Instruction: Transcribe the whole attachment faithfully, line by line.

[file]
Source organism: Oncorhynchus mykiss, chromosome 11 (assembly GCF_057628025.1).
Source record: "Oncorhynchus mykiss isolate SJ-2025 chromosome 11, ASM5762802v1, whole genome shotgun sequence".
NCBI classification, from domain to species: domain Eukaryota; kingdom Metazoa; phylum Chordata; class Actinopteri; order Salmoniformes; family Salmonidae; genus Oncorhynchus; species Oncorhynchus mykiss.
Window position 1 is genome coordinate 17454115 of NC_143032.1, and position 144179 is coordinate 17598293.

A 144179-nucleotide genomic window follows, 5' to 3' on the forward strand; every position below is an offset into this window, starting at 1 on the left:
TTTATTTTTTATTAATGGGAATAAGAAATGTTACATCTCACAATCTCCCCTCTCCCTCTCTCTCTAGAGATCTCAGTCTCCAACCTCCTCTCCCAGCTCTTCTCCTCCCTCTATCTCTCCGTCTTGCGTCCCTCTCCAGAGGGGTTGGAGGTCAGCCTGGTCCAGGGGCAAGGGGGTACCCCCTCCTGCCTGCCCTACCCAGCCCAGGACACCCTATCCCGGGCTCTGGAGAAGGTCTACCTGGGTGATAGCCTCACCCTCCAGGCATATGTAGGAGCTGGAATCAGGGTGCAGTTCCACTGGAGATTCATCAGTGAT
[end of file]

Source organism: Oncorhynchus mykiss, chromosome 11 (assembly GCF_057628025.1).
Source record: "Oncorhynchus mykiss isolate SJ-2025 chromosome 11, ASM5762802v1, whole genome shotgun sequence".
NCBI classification, from domain to species: domain Eukaryota; kingdom Metazoa; phylum Chordata; class Actinopteri; order Salmoniformes; family Salmonidae; genus Oncorhynchus; species Oncorhynchus mykiss.
Window position 1 is genome coordinate 17454115 of NC_143032.1, and position 144179 is coordinate 17598293.

A 144179-nucleotide genomic window follows, 5' to 3' on the forward strand; every position below is an offset into this window, starting at 1 on the left:
TTTATTTTTTATTAATGGGAATAAGAAATGTTACATCTCACAATCTCCCCTCTCCCTCTCTCTCTAGAGATCTCAGTCTCCAACCTCCTCTCCCAGCTCTTCTCCTCCCTCTATCTCTCCGTCTTGCGTCCCTCTCCAGAGGGGTTGGAGGTCAGCCTGGTCCAGGGGCAAGGGGGTACCCCCTCCTGCCTGCCCTACCCAGCCCAGGACACCCTATCCCGGGCTCTGGAGAAGGTCTACCTGGGTGATAGCCTCACCCTCCAGGCATATGTAGGAGCTGGAATCAGGGTGCAGTTCCACTGGAGATTCATCAGTGAT